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Initiative to speed up the death penalty process qualifies for the November ballot

A death row inmate is escorted at San Quentin State Prison. (Mark Boster / Los Angeles Times)
A death row inmate is escorted at San Quentin State Prison. (Mark Boster / Los Angeles Times)

An initiative that aims to speed up executions in California qualified for the Nov. 8 ballot on Thursday, making it one of two competing measures voters will weigh on the death penalty.

The Secretary of State’s Office said it was able to verify a random sample of signatures among the more than 593,000 collected.

Sacramento County District Attorney Anne Marie Schubert, co-chair of the Californians for Death Penalty Reform and Savings Campaign, called it an important day for public safety and said the organization would work to kill the opposing ballot measure.

"Death row killers earned their sentences recommended by juries and imposed by judges across California," Schubert said. "Justice demands that those sentences be carried out. These killers should not be rewarded by repealing the death penalty."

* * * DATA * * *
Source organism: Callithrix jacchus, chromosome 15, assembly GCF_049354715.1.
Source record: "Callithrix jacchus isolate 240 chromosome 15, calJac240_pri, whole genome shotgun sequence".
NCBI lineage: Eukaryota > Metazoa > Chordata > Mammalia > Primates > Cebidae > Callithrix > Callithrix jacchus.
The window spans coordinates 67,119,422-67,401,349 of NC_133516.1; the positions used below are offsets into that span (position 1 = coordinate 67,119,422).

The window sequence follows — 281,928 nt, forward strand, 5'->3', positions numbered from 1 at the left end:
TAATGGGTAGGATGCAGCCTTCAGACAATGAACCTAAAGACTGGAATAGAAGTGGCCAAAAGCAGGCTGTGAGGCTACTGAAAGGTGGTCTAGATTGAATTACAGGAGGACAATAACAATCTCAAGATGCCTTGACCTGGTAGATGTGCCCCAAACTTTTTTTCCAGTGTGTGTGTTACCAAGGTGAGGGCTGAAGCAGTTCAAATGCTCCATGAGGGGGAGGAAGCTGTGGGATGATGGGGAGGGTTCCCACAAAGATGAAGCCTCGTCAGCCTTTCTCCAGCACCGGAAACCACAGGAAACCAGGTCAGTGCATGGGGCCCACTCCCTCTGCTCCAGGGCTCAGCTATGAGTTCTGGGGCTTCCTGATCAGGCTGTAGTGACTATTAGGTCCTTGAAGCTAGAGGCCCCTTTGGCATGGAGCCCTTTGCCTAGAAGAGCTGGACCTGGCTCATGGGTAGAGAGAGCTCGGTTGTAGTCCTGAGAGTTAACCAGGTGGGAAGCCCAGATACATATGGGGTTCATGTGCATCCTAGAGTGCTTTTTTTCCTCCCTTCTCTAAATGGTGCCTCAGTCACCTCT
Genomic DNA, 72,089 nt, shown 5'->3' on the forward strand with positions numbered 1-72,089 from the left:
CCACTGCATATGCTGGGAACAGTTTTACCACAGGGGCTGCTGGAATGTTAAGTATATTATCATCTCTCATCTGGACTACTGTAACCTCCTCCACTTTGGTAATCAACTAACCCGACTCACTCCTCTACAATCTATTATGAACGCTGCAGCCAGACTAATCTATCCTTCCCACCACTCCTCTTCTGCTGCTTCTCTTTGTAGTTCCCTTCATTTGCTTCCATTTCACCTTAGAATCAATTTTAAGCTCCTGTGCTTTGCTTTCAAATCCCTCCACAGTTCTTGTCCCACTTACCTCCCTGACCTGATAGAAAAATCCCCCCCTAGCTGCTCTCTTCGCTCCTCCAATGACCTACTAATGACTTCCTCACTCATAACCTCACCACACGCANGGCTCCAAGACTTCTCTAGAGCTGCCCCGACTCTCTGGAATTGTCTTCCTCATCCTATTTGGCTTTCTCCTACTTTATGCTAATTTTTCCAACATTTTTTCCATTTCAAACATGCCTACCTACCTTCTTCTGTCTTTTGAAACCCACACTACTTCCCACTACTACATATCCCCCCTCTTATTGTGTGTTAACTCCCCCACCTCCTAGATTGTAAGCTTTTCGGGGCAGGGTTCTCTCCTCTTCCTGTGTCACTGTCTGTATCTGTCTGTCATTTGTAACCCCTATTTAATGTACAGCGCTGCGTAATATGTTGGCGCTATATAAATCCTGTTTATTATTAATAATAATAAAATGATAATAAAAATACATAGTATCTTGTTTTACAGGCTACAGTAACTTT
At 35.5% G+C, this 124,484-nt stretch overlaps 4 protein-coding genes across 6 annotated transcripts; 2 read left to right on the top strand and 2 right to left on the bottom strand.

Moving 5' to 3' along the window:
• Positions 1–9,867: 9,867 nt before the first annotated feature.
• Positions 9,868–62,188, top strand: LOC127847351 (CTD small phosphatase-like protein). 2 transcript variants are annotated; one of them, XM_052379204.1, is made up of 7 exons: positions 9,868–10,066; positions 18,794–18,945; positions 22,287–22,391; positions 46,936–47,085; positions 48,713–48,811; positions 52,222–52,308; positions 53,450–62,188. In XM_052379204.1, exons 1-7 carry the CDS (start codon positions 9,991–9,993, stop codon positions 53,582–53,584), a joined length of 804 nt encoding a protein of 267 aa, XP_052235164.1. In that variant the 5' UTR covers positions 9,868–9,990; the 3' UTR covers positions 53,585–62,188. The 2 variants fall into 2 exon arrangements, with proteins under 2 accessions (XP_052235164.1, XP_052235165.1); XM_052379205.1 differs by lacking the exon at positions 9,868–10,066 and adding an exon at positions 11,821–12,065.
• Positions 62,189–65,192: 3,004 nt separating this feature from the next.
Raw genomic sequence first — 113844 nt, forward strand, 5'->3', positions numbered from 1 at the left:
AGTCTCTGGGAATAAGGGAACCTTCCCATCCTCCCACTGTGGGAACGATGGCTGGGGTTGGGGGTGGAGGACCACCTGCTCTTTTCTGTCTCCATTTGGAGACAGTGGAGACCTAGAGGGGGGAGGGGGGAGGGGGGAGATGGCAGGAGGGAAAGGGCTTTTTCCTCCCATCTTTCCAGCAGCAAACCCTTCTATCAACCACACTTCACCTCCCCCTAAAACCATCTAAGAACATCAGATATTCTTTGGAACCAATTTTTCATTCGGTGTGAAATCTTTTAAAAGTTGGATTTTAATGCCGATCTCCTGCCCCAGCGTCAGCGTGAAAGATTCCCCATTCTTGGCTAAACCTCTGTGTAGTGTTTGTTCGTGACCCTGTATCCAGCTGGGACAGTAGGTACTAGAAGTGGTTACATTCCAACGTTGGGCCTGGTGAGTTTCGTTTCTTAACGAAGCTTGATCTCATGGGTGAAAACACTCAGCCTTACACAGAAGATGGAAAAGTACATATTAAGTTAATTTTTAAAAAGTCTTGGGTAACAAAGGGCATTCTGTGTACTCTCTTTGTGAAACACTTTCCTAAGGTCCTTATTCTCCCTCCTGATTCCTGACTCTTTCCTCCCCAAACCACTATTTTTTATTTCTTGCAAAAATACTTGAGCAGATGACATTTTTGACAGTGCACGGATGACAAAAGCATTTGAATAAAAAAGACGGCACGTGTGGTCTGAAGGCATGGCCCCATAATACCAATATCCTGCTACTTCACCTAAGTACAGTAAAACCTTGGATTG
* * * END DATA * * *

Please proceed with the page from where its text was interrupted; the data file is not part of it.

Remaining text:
Both capital punishment ballot measures would require current death row inmates to work and pay restitution to victims. One measure would keep the death penalty, while the other would replace it with life without parole .

The pro-death-penalty initiative limits the number of petitions prisoners can file to challenge their convictions and sentences, and would provide new deadlines intended to expedite appeals.

It requires attorneys appointed to the cases of indigent defendants who take non-capital appeals to accept death penalty appeals, and it exempts prison officials from the state's regulatory process for developing execution drugs.

Death penalty supporters say the measure would reform a broken system, reducing the time from conviction to execution from as long as 30 years to 10 to 15 years.

The independent Legislative Analyst's Office has estimated that the initiative could potentially provide the state tens of millions of dollars annually in correctional savings. But it could cost the state just as much annually for appeals proceedings over a period of several years, and its fiscal impact on such court expenses in the longer run is unknown.

UPDATE 6:20 p.m. This story has been updated with additional information.


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